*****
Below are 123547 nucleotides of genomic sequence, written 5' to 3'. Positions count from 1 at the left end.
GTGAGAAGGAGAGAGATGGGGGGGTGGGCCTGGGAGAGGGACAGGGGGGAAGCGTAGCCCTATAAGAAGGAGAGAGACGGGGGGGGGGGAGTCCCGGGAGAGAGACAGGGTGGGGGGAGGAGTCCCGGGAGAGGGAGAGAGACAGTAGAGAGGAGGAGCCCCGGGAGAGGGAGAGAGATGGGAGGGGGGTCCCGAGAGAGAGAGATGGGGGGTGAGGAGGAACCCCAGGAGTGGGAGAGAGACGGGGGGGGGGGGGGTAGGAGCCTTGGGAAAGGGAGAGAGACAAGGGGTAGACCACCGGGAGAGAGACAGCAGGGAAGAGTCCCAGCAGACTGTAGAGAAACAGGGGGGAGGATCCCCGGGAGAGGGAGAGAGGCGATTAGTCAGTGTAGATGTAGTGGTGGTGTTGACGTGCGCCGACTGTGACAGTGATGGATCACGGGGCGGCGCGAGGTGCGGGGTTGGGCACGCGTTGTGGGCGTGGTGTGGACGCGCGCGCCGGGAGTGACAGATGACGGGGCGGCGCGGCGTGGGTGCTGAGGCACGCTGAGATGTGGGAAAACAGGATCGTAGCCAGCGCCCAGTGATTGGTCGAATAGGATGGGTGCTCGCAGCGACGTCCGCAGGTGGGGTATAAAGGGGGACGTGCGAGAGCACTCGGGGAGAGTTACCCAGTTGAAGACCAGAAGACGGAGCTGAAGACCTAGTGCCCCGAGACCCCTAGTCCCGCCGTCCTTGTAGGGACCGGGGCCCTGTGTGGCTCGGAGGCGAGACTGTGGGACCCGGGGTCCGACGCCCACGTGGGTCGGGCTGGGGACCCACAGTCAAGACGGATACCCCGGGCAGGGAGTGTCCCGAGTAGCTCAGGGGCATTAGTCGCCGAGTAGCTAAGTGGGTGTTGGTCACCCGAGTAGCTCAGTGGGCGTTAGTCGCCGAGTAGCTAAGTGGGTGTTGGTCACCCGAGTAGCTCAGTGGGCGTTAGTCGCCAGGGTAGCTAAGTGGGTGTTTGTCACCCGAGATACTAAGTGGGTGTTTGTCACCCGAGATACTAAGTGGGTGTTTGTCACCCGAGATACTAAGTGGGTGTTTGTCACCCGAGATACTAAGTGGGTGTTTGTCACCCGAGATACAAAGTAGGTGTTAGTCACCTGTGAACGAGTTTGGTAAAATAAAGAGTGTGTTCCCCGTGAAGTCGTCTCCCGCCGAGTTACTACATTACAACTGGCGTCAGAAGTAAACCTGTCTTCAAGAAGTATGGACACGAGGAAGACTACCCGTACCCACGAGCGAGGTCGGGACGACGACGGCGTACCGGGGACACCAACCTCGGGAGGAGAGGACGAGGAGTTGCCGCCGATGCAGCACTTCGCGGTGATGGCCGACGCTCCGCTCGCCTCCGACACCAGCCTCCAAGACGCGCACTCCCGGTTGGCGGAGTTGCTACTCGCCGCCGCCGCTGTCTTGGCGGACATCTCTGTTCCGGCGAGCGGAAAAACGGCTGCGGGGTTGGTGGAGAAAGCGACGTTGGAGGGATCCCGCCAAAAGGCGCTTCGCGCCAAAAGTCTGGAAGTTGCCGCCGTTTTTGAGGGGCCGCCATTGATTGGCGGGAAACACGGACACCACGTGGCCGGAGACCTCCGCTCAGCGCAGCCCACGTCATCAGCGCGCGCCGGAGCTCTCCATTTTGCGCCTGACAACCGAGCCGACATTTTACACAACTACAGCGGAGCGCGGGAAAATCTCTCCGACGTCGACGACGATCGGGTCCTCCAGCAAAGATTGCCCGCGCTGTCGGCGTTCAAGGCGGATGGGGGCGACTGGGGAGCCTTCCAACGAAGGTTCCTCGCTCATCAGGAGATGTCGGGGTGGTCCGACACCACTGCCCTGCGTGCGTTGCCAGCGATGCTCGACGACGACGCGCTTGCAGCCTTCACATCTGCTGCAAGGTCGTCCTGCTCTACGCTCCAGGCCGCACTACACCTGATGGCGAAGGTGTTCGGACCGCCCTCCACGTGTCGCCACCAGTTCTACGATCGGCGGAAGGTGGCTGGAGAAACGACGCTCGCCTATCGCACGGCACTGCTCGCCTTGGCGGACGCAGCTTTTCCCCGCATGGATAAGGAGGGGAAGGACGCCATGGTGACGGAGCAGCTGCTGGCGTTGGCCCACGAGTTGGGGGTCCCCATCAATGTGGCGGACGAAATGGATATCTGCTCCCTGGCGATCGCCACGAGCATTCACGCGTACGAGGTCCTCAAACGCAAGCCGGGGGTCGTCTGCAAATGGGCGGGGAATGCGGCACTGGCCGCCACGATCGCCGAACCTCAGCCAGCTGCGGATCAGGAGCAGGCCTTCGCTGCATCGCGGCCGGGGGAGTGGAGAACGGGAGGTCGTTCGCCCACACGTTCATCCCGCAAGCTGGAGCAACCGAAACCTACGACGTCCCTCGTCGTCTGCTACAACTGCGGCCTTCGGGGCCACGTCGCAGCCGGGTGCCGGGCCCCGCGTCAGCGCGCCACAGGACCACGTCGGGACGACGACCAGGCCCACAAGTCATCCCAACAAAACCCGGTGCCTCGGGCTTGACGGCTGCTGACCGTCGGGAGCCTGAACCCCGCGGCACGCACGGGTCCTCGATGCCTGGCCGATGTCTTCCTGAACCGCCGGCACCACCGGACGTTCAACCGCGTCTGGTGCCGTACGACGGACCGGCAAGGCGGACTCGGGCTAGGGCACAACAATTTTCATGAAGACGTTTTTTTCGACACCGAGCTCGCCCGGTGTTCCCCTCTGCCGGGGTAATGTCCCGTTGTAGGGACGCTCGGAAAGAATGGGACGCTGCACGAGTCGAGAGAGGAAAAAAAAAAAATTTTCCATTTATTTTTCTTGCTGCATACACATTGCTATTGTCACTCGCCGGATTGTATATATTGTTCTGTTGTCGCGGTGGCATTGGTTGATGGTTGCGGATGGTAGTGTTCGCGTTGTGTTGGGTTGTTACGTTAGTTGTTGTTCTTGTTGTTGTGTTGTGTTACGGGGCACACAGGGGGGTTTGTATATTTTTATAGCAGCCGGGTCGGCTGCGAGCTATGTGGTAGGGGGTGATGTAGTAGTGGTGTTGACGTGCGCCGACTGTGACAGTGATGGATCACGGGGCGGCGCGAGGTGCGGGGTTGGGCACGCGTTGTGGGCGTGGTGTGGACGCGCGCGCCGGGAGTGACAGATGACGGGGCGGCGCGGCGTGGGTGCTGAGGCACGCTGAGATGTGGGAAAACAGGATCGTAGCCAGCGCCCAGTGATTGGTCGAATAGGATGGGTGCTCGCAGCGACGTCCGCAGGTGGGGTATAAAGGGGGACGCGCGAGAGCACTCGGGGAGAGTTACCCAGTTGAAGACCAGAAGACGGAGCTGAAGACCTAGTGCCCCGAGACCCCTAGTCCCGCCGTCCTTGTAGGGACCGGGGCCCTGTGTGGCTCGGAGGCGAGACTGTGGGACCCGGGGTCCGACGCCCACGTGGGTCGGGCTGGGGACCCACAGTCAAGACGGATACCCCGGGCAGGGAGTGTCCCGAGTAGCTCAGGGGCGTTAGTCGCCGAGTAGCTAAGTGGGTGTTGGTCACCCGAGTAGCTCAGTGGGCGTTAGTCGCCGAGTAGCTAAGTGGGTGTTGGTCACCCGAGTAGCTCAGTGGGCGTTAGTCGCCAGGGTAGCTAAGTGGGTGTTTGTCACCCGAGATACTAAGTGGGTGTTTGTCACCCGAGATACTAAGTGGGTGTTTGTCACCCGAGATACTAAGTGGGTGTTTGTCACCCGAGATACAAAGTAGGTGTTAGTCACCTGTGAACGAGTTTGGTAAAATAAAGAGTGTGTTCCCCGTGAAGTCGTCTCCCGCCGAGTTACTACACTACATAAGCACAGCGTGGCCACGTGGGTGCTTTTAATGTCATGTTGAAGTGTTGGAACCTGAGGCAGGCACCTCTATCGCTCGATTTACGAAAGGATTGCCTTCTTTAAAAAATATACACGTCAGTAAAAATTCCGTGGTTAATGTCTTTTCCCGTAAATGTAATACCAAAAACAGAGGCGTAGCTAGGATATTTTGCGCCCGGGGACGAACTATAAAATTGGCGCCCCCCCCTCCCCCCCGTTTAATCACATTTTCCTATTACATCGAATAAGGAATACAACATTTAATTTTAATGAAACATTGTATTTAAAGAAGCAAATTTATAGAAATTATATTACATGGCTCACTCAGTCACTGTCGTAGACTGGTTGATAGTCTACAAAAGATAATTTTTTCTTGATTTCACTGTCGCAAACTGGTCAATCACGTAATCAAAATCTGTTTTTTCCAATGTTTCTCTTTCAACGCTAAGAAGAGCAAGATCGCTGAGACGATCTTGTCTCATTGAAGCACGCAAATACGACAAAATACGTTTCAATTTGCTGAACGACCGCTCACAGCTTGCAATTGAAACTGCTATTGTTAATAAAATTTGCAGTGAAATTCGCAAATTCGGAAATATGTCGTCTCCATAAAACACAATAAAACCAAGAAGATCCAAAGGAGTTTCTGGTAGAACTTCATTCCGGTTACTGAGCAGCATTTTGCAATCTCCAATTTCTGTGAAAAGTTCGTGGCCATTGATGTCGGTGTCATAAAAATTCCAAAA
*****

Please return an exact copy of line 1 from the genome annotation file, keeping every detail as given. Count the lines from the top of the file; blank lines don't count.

Below are 123547 nucleotides of genomic sequence, written 5' to 3'. Positions count from 1 at the left end.